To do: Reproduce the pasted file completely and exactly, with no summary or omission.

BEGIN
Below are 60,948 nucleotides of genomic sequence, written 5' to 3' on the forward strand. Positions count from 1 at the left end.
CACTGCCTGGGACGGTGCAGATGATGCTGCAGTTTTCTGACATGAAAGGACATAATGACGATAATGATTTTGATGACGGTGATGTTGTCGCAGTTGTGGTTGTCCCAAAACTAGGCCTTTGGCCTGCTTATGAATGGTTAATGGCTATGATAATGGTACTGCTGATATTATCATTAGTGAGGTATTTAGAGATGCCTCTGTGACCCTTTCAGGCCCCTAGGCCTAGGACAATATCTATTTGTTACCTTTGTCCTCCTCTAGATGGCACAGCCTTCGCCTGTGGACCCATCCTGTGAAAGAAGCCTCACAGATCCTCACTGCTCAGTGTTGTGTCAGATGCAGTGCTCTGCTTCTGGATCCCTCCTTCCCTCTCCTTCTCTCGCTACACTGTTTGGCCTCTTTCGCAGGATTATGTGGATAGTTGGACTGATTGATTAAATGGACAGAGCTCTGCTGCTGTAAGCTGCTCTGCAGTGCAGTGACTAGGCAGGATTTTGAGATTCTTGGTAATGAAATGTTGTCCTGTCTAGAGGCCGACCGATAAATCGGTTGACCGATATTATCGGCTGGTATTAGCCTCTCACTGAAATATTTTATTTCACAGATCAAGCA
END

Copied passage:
Below are 60,948 nucleotides of genomic sequence, written 5' to 3' on the forward strand. Positions count from 1 at the left end.
CACTGCCTGGGACGGTGCAGATGATGCTGCAGTTTTCTGACATGAAAGGACATAATGACGATAATGATTTTGATGACGGTGATGTTGTCGCAGTTGTGGTTGTCCCAAAACTAGGCCTTTGGCCTGCTTATGAATGGTTAATGGCTATGATAATGGTACTGCTGATATTATCATTAGTGAGGTATTTAGAGATGCCTCTGTGACCCTTTCAGGCCCCTAGGCCTAGGACAATATCTATTTGTTACCTTTGTCCTCCTCTAGATGGCACAGCCTTCGCCTGTGGACCCATCCTGTGAAAGAAGCCTCACAGATCCTCACTGCTCAGTGTTGTGTCAGATGCAGTGCTCTGCTTCTGGATCCCTCCTTCCCTCTCCTTCTCTCGCTACACTGTTTGGCCTCTTTCGCAGGATTATGTGGATAGTTGGACTGATTGATTAAATGGACAGAGCTCTGCTGCTGTAAGCTGCTCTGCAGTGCAGTGACTAGGCAGGATTTTGAGATTCTTGGTAATGAAATGTTGTCCTGTCTAGAGGCCGACCGATAAATCGGTTGACCGATATTATCGGCTGGTATTAGCCTCTCACTGAAATATTTTATTTCACAGATCAAGCA